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The Risks of Cortisone Injections

written by: AlyssaAst • edited by: Emma Lloyd • updated: 4/5/2011

Although cortisone shots can help manage pain, they also produce some side effects and there are risks of further complications.

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    Cortisone injections are administered into the soft tissues of joints to help people manage pain and swelling associated with painful joint conditions. Arthritis sufferers may choose this form of treatment to help manage the pain associated with the condition.

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    By: clarita
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    Cortisone Injections

    Cortisone shots are not designed to be a pain reliever, but are capable of relieving pain because they reduce inflammation. Once inflammation is relieved, pain is often reduced. Cortisone shots are not a permanent solution to joint pain and inflammation and need to be administered regularly to continuously manage pain and inflammation.

    Cortisone injections can be used to treat a number of conditions. The most common conditions cortisone shots are used for are arthritis and rheumatoid arthritis. The shots can also be given to help with bursitis and tendinitis. Positive results are produced when cortisone injections are used for these conditions.

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    Short Term Side Effects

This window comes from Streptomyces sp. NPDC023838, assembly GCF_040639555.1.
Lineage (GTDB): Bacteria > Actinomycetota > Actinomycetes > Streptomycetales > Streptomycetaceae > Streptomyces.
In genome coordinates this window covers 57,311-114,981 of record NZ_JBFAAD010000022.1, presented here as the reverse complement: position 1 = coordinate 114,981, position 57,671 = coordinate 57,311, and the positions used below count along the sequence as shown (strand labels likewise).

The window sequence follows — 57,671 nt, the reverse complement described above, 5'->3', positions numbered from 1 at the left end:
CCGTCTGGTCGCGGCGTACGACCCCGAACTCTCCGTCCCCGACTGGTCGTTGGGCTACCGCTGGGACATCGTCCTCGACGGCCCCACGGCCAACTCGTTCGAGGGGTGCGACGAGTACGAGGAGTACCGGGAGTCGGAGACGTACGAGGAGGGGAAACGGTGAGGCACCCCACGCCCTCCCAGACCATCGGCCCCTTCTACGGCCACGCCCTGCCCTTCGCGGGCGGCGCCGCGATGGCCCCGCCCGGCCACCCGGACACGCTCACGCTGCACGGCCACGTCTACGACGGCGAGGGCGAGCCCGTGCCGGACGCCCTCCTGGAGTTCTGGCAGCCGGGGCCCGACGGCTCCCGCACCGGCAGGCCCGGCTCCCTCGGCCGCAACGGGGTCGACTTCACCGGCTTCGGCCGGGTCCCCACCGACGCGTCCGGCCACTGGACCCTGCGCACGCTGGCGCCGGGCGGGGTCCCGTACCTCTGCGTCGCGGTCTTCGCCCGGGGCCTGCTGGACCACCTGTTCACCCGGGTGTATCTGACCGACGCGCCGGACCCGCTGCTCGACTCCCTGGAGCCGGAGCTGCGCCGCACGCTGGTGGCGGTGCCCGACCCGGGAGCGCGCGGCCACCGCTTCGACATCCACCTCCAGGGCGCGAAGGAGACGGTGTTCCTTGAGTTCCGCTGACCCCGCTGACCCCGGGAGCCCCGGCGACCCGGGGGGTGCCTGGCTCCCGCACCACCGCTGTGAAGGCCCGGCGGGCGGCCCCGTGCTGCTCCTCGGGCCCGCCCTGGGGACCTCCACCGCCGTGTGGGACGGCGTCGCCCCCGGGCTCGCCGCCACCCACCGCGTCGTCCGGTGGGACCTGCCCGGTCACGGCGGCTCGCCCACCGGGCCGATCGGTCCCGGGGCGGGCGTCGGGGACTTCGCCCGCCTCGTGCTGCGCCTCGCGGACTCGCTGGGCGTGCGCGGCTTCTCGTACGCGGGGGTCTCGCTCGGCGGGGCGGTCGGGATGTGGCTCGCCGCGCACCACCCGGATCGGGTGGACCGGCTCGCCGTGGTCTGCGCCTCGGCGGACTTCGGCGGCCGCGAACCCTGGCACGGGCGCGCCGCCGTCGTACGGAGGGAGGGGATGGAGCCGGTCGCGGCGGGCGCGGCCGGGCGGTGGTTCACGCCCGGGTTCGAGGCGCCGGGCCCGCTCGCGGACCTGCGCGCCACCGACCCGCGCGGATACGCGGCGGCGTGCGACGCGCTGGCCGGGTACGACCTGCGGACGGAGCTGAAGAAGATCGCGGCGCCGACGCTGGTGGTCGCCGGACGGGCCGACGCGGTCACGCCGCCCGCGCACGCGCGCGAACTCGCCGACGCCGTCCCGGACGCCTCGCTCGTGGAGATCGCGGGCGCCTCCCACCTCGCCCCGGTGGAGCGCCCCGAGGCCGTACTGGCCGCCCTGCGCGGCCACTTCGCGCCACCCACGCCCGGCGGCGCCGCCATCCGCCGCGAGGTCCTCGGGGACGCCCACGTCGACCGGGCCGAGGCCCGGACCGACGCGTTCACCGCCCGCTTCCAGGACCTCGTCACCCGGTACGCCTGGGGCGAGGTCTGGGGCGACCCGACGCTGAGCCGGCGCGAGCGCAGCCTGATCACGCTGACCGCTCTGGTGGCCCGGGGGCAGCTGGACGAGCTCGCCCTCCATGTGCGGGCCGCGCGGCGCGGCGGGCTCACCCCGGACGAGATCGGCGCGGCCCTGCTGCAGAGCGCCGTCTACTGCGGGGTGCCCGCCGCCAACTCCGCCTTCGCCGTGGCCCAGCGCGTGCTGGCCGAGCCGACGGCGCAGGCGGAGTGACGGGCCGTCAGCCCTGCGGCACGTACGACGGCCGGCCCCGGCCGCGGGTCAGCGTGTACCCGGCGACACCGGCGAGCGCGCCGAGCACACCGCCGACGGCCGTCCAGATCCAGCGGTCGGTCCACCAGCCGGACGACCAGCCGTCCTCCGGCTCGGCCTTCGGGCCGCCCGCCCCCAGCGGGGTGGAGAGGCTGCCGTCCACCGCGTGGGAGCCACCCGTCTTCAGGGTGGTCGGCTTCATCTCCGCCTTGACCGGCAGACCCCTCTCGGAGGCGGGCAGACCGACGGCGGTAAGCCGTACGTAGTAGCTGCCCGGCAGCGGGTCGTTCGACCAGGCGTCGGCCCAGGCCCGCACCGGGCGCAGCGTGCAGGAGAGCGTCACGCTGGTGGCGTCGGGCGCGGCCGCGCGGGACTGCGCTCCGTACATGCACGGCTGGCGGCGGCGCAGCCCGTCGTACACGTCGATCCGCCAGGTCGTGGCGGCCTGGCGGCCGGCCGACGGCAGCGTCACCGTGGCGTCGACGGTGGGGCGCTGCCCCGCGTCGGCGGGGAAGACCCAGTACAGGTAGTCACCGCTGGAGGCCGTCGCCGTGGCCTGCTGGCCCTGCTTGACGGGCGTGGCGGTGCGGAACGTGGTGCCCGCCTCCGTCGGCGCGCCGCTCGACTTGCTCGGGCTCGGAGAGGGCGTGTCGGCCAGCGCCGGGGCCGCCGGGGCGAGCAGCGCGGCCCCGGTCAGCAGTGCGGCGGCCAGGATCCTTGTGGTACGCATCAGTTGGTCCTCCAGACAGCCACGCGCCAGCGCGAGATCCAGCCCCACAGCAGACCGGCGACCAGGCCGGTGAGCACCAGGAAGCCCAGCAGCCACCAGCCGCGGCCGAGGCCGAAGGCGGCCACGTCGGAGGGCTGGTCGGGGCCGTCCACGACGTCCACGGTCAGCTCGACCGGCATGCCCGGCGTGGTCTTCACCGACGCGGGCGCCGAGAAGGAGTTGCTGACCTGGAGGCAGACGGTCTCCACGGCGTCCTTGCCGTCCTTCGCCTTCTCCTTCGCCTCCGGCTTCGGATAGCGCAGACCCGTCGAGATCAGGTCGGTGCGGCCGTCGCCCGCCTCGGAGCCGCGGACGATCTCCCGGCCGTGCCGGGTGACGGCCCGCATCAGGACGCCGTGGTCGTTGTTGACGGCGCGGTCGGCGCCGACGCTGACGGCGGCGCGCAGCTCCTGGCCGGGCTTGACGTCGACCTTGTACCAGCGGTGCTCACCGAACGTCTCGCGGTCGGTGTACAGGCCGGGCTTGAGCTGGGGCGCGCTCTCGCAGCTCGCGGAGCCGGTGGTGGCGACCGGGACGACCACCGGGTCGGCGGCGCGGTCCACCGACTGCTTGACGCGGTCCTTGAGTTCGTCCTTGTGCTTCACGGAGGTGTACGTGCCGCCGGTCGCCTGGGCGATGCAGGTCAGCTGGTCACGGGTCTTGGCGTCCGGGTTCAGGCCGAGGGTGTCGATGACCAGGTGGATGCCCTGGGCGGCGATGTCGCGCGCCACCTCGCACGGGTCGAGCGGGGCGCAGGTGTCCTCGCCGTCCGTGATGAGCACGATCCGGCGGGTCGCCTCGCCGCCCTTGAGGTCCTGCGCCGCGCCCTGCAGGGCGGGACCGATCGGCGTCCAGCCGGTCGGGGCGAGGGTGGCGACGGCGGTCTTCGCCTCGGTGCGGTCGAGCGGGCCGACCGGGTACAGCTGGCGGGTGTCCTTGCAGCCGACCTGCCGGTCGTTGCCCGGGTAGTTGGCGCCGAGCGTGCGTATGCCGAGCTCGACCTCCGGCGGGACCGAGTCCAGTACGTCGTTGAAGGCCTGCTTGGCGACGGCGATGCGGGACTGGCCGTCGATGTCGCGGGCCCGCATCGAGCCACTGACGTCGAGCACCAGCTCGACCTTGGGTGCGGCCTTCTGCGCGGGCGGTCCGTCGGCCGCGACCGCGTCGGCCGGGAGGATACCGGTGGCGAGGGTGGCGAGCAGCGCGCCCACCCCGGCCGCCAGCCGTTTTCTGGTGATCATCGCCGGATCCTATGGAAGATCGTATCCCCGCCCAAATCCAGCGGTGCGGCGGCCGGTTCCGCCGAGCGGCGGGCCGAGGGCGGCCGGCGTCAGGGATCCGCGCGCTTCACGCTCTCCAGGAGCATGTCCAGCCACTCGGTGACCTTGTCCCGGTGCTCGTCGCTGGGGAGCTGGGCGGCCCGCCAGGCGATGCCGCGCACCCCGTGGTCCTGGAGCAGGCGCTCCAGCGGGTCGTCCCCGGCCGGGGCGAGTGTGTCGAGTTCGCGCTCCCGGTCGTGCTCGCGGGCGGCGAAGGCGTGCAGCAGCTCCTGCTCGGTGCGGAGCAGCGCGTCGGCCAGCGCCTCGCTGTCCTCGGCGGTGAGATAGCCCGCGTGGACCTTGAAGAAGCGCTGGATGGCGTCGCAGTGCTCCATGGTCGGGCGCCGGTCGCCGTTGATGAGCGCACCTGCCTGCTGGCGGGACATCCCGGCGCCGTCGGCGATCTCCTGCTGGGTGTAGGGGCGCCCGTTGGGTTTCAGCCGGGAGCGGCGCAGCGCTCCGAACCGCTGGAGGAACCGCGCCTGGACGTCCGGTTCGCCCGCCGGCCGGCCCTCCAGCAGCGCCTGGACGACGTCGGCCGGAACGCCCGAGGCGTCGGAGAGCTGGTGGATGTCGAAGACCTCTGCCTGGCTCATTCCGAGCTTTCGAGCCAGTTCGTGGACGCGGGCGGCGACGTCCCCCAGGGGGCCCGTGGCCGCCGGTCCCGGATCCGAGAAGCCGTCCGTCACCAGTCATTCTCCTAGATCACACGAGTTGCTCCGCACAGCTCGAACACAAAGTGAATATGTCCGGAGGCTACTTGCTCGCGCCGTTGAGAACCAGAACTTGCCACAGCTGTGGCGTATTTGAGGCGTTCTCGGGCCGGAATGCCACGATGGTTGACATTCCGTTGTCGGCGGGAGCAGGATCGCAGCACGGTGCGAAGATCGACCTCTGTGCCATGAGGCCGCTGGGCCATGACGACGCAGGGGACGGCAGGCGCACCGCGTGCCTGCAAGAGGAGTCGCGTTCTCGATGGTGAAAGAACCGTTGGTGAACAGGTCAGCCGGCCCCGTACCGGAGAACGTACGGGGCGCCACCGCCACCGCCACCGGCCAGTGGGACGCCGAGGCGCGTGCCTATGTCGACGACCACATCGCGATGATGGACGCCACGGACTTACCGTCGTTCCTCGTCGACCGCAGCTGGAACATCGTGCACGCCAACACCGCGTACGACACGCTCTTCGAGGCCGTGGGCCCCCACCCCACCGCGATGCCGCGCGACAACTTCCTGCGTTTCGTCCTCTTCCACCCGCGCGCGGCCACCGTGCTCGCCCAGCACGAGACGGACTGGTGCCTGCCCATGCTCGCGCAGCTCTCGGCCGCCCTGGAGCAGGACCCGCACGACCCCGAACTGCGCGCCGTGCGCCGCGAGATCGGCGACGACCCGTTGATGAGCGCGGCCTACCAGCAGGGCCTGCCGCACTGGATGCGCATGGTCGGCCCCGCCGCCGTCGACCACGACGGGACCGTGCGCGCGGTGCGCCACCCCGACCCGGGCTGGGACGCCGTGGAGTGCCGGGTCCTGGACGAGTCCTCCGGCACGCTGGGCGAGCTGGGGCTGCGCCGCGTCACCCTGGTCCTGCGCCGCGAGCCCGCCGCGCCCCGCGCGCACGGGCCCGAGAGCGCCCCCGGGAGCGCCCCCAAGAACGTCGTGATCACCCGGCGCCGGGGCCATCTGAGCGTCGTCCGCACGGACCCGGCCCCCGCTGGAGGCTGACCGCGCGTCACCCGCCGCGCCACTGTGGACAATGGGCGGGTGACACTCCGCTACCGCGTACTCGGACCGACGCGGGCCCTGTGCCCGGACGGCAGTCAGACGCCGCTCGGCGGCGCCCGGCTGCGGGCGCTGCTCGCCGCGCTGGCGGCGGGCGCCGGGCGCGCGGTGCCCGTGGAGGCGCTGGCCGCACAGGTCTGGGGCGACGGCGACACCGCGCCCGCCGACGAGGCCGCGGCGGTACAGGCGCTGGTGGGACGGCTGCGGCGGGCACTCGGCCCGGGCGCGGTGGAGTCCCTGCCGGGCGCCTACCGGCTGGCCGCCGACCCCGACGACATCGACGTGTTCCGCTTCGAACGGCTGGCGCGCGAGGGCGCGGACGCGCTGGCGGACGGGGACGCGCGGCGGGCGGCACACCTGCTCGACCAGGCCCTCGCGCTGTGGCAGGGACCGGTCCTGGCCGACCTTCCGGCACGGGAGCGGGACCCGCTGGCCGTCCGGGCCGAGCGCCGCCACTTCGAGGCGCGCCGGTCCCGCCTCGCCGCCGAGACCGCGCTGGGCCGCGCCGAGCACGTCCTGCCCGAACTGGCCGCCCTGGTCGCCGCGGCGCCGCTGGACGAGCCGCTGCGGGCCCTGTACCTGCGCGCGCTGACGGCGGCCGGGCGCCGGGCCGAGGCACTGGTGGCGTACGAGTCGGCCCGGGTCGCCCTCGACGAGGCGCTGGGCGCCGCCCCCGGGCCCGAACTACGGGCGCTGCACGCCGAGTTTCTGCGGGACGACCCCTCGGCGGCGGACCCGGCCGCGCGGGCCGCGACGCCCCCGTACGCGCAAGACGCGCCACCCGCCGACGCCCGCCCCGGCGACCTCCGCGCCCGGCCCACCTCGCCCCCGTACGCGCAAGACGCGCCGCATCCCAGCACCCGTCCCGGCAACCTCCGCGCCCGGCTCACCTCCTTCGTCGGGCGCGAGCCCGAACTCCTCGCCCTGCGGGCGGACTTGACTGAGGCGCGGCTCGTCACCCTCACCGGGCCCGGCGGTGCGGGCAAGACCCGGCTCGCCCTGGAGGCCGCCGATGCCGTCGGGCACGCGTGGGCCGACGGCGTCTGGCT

Although cortisone shots can be very beneficial, they can cause certain side effects. Short term side effects are the most common risks of cortisone injections. The skin around the injection site can become temporarily discolored and shrink. There is also a risk of a bacterial infection at the site of injection. Light bleeding and soreness are also common to occur at the injection site. Tendons can become weakened and even rupture after a cortisone injection.

    Cortisone shots can temporarily raise a diabetic’s blood sugar levels. People with weak immune systems or underlying health conditions are more susceptible to becoming ill. People with blood clotting disorders are often advised not to use these shots because of possible complications.

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    Long Term Side Effects

    Long term side effects of frequent and prolonged cortisone injections can cause the skin to thin. The body may begin to bruise easily. The face can become puffy and weight gain is possible. Cataracts can begin to form, as well as osteoporosis. The bones associated to the joints, where the shots are injected, can become damaged. Blood pressure can be elevated from cortisone injections also.

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    Rare Side Effects

    Rare side effects can be risks of cortisone injections. After repeated injections, joint infections can occur. The tissues of the joint can become damaged after repeated injections in the same site. The cartilage can begin to thin and weaken the ligaments. The cortisone shots can begin to crystallize in the joint and cause further inflammation and pain, resulting in an infection.These complications are rare but still remain a possibility.

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    References:

    “Cortisone Injection of Soft Tissue and Joints” By Brunilda Nazario, MD December 22, 2008 WebMD.com


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